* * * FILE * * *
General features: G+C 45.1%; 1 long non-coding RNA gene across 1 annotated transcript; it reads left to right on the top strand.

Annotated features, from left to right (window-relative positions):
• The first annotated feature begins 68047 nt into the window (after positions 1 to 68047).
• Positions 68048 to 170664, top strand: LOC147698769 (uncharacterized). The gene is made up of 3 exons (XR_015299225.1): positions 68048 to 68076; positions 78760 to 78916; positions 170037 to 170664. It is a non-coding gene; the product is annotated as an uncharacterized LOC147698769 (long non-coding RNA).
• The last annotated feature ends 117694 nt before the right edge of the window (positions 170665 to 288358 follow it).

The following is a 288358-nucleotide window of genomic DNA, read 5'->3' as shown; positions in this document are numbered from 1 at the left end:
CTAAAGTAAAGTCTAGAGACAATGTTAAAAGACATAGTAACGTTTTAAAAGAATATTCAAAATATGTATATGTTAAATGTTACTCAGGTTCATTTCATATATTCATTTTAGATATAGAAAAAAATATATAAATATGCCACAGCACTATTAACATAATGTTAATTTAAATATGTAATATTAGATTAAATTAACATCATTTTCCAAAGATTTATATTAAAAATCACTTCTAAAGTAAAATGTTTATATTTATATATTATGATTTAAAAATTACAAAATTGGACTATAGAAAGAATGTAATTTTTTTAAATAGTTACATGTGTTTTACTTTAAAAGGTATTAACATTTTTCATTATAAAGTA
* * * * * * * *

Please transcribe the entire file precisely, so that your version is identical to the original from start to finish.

General features: G+C 45.1%; 1 long non-coding RNA gene across 1 annotated transcript; it reads left to right on the top strand.

Annotated features, from left to right (window-relative positions):
• The first annotated feature begins 68047 nt into the window (after positions 1 to 68047).
• Positions 68048 to 170664, top strand: LOC147698769 (uncharacterized). The gene is made up of 3 exons (XR_015299225.1): positions 68048 to 68076; positions 78760 to 78916; positions 170037 to 170664. It is a non-coding gene; the product is annotated as an uncharacterized LOC147698769 (long non-coding RNA).
• The last annotated feature ends 117694 nt before the right edge of the window (positions 170665 to 288358 follow it).

The following is a 288358-nucleotide window of genomic DNA, read 5'->3' as shown; positions in this document are numbered from 1 at the left end:
CTAAAGTAAAGTCTAGAGACAATGTTAAAAGACATAGTAACGTTTTAAAAGAATATTCAAAATATGTATATGTTAAATGTTACTCAGGTTCATTTCATATATTCATTTTAGATATAGAAAAAAATATATAAATATGCCACAGCACTATTAACATAATGTTAATTTAAATATGTAATATTAGATTAAATTAACATCATTTTCCAAAGATTTATATTAAAAATCACTTCTAAAGTAAAATGTTTATATTTATATATTATGATTTAAAAATTACAAAATTGGACTATAGAAAGAATGTAATTTTTTTAAATAGTTACATGTGTTTTACTTTAAAAGGTATTAACATTTTTCATTATAAAGTA